You are here: Home - Household Bills - News -

Today is Equal Pay Day – but it’s not a cause for celebration

Written by: Emma Lunn
Equal Pay Day marks the point in the year when women effectively stop being paid relative to men.

Thursday 14 November is Equal Pay Day 2019. The gender pay gap means women still earn almost a fifth (17.3 per cent) less than men.

This means that from today, up until the end of the year, women are effectively working for free when compared like-for-like to men’s salaries.

The gender pay gap persists despite the Equal Pay Act of 1970 making it illegal to pay men and women differently for the same work.

Despite great inroads made in terms of gender equality, women are still the primary caregivers and are more than likely to be the ones leaving work to look after an ill or elderly relative or to raise a family.

This often means that at the time when men are getting promoted and enjoying pay rises, women find their careers ground to a stuttering halt.

Maike Currie, investment director at Fidelity International, said: “As the unfairness of the gender pay gap continues to dominate headlines with events like Equal Pay Day, we also need to turn our attention to the long-term knock-on effect this has women’s pension savings and long-term finances.

“According to the Pensions Policy Institute (PPI) the impact of the gender pay gap over the course of the working life will cut women’s pension wealth by approximately 28 per cent – leading to a pensions gap of around £67,000 for women in their late 50s.

“And it’s not just women’s private pension savings that are impacted, women also end up with smaller state pensions with The Cridland report finding that in the first year of retirement women are expected to be left with a retirement income 25 per cent less than their male counterparts.”

Research from Fidelity’s Women and Money report found that if women top up their pension by just £35 a month, equivalent to 1 per cent of their salary, then they would close the gender pension gap by the time they reach retirement.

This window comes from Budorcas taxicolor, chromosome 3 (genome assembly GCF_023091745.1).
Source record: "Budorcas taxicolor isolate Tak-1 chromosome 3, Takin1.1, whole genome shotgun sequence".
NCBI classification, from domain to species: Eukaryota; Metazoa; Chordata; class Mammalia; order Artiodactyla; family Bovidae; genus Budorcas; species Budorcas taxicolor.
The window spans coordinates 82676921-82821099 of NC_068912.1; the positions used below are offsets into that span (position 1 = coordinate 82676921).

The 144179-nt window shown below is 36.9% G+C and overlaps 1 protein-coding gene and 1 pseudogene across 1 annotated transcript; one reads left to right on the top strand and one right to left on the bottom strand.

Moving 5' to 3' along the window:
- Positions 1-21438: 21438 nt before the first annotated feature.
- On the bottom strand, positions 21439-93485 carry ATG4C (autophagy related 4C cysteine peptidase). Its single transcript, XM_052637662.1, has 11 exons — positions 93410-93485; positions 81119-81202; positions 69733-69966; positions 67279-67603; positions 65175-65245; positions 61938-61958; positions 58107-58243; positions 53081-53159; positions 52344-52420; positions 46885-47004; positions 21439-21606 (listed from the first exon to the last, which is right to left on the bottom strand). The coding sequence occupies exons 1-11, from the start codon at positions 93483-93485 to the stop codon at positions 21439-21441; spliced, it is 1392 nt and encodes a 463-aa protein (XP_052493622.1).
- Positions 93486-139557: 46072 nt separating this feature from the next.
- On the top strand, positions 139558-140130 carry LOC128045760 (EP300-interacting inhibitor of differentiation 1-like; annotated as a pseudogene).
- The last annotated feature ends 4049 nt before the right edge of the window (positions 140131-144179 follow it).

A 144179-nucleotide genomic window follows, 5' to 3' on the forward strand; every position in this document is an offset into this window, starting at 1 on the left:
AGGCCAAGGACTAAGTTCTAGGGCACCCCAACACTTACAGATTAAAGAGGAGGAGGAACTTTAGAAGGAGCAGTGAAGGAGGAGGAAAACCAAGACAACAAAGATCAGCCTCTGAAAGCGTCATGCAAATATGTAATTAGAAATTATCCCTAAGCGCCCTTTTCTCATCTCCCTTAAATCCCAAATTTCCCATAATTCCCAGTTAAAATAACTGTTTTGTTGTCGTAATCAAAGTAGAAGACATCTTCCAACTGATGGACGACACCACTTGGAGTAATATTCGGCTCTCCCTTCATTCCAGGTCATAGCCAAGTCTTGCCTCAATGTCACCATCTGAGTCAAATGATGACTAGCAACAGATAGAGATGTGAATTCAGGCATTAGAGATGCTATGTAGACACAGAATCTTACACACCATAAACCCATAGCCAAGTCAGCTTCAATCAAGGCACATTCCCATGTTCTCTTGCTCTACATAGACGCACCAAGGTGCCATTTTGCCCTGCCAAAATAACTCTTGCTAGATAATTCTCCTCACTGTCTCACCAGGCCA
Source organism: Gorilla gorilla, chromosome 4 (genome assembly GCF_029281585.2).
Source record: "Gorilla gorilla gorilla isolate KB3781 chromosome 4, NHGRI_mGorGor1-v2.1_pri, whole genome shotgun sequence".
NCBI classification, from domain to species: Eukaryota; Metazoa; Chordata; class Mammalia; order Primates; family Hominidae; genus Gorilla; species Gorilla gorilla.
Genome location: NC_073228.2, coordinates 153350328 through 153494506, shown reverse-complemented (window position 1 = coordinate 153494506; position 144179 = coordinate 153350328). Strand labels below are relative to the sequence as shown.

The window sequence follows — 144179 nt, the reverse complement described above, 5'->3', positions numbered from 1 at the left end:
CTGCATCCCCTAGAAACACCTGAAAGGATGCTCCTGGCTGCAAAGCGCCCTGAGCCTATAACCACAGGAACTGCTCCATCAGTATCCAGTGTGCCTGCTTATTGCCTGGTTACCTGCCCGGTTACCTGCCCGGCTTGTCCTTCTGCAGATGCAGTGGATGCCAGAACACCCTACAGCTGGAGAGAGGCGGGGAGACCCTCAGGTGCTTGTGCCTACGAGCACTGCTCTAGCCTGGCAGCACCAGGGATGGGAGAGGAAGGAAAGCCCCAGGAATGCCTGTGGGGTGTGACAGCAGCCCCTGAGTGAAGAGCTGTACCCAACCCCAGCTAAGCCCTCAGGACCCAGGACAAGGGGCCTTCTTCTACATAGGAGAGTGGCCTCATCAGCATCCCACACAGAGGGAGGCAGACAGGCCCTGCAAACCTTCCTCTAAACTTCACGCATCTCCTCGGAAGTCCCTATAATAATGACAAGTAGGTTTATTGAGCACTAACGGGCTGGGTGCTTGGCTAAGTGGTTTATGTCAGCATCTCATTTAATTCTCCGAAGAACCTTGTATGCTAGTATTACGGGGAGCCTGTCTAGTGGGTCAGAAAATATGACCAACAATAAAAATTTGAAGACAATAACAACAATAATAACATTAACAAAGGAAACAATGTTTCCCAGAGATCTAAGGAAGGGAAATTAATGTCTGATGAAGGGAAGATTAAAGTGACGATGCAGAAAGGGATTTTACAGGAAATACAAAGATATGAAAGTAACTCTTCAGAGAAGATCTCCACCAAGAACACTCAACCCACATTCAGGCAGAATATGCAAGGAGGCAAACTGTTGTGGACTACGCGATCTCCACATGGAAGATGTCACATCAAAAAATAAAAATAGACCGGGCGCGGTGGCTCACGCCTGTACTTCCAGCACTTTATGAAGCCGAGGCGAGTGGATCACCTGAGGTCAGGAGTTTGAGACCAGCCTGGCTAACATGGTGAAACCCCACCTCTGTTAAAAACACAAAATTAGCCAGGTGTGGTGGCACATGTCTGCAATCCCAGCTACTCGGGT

Samantha Seaton, CEO of Moneyhub, said: “It’s astonishing that in 2019 equal pay is still an issue that we need to discuss. However, the reality is that women are still paid less than men in many job roles and this can have knock on effects across their life. If you earn less, than it follows that you will also save less for the future.”

Earlier this week, a study by SpareRoom found millennial women spend a higher proportion of their salary on rent than men.

There are 0 Comment(s)

If you wish to comment without signing in, click your cursor in the top box and tick the 'Sign in as a guest' box at the bottom.

Autumn Statement: Everything you need to know at a glance

Yesterday Chancellor Jeremy Hunt made his first fiscal statement in the role, outlining a range of tax measure...

End of Help to Buy: 10 alternatives for first-time buyers

The deadline for Help to Buy Equity Loan applications passed on 31 October. If you’re a first-time buyer who...

Moving to an energy prepayment meter: Everything you need to know

As households struggle with the soaring cost of energy, tens of thousands of billpayers are expected to move o...

What will happen if rates change

How your finances will be impacted by a rise in interest rates.

Regular Savings Calculator

Small regular contributions can build up nicely over time.

Online Savings Calculator

Work out how your online savings can build over time.

DIY investors: 10 common mistakes to avoid

For those without the help and experience of an adviser, here are 10 common DIY investor mistakes to avoid.

Mortgage down-valuations: Tips to avoid pulling out of a house sale

Down-valuations are on the rise. So, what does it mean for home buyers, and what can you do?

Five tips for surviving a bear market mauling

The S&P 500 has slipped into bear market territory and for UK investors, the FTSE 250 is also on the edge. Her...

Money Tips of the Week